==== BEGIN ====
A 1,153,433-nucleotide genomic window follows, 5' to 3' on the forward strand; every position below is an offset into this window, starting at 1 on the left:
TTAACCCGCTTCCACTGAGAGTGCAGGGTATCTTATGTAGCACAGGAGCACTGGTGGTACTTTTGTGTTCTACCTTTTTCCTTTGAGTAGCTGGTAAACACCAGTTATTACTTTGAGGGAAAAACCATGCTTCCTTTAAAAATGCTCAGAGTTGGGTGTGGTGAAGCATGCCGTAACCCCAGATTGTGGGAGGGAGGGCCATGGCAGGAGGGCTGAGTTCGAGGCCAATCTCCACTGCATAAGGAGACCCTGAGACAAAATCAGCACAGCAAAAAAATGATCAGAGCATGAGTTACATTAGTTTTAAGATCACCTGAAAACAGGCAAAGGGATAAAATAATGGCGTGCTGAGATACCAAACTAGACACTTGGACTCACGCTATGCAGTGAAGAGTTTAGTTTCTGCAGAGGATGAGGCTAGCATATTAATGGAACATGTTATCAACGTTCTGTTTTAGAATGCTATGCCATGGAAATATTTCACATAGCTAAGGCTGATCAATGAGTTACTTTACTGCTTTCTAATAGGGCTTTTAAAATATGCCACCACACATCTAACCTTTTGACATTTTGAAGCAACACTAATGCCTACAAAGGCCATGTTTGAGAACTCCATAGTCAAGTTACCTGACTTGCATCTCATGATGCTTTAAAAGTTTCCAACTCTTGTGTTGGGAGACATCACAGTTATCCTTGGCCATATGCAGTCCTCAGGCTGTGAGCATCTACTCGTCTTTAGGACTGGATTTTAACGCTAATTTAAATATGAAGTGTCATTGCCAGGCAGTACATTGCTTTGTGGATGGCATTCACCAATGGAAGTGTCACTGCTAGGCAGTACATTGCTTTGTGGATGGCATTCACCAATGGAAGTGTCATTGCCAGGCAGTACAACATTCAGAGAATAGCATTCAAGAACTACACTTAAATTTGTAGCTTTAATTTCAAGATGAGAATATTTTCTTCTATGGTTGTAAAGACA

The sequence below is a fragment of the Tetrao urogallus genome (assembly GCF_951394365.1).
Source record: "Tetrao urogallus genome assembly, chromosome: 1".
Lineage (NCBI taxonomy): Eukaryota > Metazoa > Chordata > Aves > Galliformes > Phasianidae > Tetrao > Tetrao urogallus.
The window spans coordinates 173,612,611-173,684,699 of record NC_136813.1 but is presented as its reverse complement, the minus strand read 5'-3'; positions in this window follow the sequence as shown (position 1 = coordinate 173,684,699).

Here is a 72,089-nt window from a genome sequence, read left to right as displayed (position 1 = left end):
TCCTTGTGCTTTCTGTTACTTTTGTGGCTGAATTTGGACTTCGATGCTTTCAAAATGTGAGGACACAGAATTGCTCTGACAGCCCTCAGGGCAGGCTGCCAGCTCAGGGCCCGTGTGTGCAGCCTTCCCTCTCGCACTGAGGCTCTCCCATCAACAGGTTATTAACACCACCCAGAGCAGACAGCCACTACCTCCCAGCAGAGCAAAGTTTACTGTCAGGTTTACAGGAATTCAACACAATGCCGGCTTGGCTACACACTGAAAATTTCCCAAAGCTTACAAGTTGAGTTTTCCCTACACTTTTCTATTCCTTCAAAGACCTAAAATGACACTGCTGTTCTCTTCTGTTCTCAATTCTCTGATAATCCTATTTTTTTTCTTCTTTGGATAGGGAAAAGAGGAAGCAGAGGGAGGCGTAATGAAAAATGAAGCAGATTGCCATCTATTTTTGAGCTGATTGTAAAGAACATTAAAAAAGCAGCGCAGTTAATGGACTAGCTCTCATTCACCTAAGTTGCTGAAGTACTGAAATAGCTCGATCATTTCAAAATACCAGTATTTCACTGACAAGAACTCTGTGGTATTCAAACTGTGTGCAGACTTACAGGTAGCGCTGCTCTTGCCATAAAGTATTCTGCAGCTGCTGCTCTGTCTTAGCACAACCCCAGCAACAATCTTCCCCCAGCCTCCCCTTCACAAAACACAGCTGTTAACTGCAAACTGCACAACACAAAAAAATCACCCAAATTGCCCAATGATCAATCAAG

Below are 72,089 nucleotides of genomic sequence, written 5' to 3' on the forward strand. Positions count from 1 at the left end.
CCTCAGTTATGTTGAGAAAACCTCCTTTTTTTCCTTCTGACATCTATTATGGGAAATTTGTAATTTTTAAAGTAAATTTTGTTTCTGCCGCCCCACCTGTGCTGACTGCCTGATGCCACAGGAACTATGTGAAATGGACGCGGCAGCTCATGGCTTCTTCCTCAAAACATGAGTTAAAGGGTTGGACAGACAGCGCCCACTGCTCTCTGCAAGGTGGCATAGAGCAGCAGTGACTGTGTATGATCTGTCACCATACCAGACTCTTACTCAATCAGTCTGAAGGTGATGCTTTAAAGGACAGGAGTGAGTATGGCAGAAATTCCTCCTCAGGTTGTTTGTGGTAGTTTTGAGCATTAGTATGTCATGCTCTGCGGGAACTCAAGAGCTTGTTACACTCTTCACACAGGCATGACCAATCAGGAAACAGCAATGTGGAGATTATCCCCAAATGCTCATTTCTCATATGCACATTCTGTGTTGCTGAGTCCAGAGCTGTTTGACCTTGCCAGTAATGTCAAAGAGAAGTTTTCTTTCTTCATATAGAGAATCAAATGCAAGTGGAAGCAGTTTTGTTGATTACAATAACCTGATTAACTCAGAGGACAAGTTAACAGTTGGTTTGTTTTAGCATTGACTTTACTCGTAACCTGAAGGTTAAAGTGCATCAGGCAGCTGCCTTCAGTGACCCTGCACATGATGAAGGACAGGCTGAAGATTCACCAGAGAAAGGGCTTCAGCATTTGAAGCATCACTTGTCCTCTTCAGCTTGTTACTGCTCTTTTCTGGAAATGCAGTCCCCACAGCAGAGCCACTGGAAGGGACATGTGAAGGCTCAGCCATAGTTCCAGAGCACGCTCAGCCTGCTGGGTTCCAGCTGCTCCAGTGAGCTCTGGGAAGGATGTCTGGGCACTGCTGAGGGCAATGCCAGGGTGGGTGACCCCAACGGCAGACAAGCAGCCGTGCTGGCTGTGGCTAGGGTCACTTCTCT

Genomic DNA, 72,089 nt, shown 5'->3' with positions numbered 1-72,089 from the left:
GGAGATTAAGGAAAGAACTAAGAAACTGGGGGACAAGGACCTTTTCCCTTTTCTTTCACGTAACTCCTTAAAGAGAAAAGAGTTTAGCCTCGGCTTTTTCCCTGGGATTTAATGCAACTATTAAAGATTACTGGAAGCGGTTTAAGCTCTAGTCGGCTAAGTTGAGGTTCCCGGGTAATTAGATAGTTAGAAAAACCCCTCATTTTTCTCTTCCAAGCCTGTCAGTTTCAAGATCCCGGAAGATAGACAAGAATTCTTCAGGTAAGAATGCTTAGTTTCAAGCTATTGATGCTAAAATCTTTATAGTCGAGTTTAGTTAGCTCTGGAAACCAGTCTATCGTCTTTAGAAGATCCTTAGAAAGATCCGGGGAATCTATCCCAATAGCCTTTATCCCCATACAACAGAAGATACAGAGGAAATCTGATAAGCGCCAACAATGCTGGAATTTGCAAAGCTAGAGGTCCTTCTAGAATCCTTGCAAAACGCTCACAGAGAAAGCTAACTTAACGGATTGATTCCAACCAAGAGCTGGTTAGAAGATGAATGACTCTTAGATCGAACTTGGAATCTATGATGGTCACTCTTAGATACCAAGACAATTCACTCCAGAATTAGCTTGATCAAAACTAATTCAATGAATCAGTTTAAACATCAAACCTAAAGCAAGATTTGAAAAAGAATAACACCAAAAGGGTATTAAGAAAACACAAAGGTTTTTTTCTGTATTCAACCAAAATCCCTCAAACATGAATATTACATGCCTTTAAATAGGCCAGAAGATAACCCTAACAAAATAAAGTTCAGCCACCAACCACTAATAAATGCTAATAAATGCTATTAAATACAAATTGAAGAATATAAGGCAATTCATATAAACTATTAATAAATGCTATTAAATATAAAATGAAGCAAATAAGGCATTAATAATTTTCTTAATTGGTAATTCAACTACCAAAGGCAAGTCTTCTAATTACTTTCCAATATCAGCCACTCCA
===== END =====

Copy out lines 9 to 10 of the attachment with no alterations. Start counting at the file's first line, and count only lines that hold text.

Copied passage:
Below are 72,089 nucleotides of genomic sequence, written 5' to 3' on the forward strand. Positions count from 1 at the left end.
CCTCAGTTATGTTGAGAAAACCTCCTTTTTTTCCTTCTGACATCTATTATGGGAAATTTGTAATTTTTAAAGTAAATTTTGTTTCTGCCGCCCCACCTGTGCTGACTGCCTGATGCCACAGGAACTATGTGAAATGGACGCGGCAGCTCATGGCTTCTTCCTCAAAACATGAGTTAAAGGGTTGGACAGACAGCGCCCACTGCTCTCTGCAAGGTGGCATAGAGCAGCAGTGACTGTGTATGATCTGTCACCATACCAGACTCTTACTCAATCAGTCTGAAGGTGATGCTTTAAAGGACAGGAGTGAGTATGGCAGAAATTCCTCCTCAGGTTGTTTGTGGTAGTTTTGAGCATTAGTATGTCATGCTCTGCGGGAACTCAAGAGCTTGTTACACTCTTCACACAGGCATGACCAATCAGGAAACAGCAATGTGGAGATTATCCCCAAATGCTCATTTCTCATATGCACATTCTGTGTTGCTGAGTCCAGAGCTGTTTGACCTTGCCAGTAATGTCAAAGAGAAGTTTTCTTTCTTCATATAGAGAATCAAATGCAAGTGGAAGCAGTTTTGTTGATTACAATAACCTGATTAACTCAGAGGACAAGTTAACAGTTGGTTTGTTTTAGCATTGACTTTACTCGTAACCTGAAGGTTAAAGTGCATCAGGCAGCTGCCTTCAGTGACCCTGCACATGATGAAGGACAGGCTGAAGATTCACCAGAGAAAGGGCTTCAGCATTTGAAGCATCACTTGTCCTCTTCAGCTTGTTACTGCTCTTTTCTGGAAATGCAGTCCCCACAGCAGAGCCACTGGAAGGGACATGTGAAGGCTCAGCCATAGTTCCAGAGCACGCTCAGCCTGCTGGGTTCCAGCTGCTCCAGTGAGCTCTGGGAAGGATGTCTGGGCACTGCTGAGGGCAATGCCAGGGTGGGTGACCCCAACGGCAGACAAGCAGCCGTGCTGGCTGTGGCTAGGGTCACTTCTCT